Essay about Salem Witch Hunts And The Partition Of India

Essay about Salem Witch Hunts And The Partition Of India

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Salem Witch Hunts and the Partition of India
The events leading up to the Partition of India threw the country into a state of hysteria that resulted in the deaths of thousands of Muslims and Hindus, similar to the chaos that erupted during the Salem witch trials. During the partition of India, the country was split into two major groups, the Hindus and the Muslims. Due to political friction and the desire of the Muslims to have their own separate country, violence and hysteria were generated from both sides. At the time of the Salem Witch Trials, the town ostracized and, in many cases, hung people that were deemed witches. These groups acted violently out of fear that they were threatened by the “other” group. The hysteria, caused by bigotry towards the opposing group, led to numerous deaths that could again rise as an issue if people aren’t aware of the conflicts that may result. A resolution to prevent these misdeeds would be to push for equality for all people and open mindedness to different religions. Problems should be dealt with through the beforehand practices and solving them with peaceful methods/compromises.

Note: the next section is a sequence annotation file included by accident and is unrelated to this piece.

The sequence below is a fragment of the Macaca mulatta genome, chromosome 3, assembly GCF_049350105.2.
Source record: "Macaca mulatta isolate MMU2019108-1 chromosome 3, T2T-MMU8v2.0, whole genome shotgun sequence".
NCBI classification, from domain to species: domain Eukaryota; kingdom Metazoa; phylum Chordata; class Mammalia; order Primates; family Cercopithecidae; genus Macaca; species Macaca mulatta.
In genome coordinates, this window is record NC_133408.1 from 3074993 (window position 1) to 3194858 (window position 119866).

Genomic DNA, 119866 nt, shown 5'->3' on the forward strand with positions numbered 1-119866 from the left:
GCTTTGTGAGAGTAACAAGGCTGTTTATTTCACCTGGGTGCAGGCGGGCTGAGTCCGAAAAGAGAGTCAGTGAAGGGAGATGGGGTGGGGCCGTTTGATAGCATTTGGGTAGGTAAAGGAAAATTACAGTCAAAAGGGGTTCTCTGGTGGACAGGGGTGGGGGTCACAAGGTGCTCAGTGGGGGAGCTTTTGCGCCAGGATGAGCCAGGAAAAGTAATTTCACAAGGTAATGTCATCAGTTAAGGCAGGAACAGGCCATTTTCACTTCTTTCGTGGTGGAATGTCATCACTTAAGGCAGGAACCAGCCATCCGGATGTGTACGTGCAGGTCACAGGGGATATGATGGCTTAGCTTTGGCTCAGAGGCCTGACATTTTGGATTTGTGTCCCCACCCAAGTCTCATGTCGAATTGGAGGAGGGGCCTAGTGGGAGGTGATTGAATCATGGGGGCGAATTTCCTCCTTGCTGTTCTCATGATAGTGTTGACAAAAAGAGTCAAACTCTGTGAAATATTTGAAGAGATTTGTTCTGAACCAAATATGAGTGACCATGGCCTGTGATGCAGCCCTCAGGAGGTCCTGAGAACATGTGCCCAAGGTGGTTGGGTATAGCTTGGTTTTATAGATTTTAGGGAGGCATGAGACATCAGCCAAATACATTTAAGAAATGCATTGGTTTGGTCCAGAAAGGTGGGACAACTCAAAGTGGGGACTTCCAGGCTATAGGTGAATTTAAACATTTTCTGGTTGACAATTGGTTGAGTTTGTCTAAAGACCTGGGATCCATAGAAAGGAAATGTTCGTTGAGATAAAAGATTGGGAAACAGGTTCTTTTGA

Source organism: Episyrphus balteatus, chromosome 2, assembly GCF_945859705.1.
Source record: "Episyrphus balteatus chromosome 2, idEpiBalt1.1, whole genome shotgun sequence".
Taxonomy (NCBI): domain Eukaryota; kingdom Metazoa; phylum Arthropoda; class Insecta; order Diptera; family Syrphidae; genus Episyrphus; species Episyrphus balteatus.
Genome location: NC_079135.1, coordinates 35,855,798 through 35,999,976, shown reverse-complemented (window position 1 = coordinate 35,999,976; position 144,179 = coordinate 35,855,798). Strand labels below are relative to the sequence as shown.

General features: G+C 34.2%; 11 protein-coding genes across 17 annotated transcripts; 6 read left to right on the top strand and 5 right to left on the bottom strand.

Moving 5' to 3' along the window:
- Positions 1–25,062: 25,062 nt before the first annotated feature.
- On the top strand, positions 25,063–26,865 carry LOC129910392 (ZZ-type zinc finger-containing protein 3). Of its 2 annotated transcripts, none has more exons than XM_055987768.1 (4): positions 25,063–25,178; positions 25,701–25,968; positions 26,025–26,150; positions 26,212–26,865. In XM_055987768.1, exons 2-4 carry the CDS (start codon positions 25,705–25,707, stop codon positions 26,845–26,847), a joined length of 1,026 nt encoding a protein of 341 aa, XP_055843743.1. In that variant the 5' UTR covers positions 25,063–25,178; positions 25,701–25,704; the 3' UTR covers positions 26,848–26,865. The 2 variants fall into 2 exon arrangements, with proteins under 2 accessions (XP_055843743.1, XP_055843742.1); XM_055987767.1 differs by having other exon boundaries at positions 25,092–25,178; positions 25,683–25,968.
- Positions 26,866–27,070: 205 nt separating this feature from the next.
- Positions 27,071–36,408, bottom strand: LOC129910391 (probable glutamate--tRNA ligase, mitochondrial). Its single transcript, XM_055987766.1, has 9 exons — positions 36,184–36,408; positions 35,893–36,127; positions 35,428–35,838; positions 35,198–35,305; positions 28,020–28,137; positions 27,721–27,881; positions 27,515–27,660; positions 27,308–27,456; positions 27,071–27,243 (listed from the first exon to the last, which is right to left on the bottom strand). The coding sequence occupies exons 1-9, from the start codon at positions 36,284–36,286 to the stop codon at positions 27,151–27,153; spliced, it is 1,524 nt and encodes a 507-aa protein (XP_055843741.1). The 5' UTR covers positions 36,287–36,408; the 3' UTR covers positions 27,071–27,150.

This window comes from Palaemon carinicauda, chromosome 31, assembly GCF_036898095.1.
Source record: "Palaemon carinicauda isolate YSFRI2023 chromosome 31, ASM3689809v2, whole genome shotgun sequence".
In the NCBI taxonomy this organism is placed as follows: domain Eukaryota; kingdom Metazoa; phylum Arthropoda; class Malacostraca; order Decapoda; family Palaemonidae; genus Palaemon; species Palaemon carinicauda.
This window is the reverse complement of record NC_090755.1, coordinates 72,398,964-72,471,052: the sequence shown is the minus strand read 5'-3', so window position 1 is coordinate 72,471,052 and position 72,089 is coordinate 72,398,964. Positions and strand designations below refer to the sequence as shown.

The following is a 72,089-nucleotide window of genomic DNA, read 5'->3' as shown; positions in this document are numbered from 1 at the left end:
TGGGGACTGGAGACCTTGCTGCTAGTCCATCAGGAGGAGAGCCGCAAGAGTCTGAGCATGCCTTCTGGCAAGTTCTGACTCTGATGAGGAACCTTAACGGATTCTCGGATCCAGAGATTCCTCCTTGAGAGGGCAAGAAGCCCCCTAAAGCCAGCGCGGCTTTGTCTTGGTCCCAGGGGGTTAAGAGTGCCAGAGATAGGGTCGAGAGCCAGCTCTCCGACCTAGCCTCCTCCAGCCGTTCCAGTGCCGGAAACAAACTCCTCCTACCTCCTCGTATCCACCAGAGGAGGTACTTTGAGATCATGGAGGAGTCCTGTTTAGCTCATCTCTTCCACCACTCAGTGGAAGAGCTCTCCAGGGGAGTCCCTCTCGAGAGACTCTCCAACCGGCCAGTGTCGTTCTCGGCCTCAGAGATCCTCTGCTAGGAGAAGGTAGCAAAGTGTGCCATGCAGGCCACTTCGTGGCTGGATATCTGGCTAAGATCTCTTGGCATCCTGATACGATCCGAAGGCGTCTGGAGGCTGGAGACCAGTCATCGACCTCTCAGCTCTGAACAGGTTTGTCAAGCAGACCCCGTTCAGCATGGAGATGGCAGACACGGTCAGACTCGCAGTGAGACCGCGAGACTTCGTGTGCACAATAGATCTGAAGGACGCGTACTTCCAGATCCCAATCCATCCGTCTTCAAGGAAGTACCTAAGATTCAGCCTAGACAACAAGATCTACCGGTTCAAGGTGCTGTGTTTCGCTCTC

In The Crucible and India, prior to the partition, the societies were divided into “racial” groups, causing fear of the “other” group via mistrust. In Salem, there were those supposedly practicing witchcraft, and those who were not. In act two Hale stated “we should be criminal to cling to old respects and ancient friendships” (Miller 68). Hale is stating that the witches shouldn’t be trusted despite any past relations the townspeople may have had to them. Similarly, religious revivalist groups in India pushed for distinction and separation between Hindus and Muslims. This resulted in prejudices and fear aga...


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...ft. The slave Tituba is threatened to be hung if she didn’t confess to being contracted with the devil, to which she replied, “No, no, don 't hang Tituba! I tell him I don 't desire to work for him, sir.” (Crucible 42). Both the women in Salem and the people of India were terrified of violence threatened them.
In The Crucible and during the Partition of India, the inhabitants of the town and country became subject to hysteria, due to the events that took place. The groups were divided and spoken out against, leading opposing groups to mistrust and fear the other. The townspeople of Salem and Muslims were afraid that they had little or no control over their lives. In the simplest form of causing fear, violence and threats stuck these people and put them in a state of alarm. These people fell victim to the hysteria that overtook their societies during the incidents.

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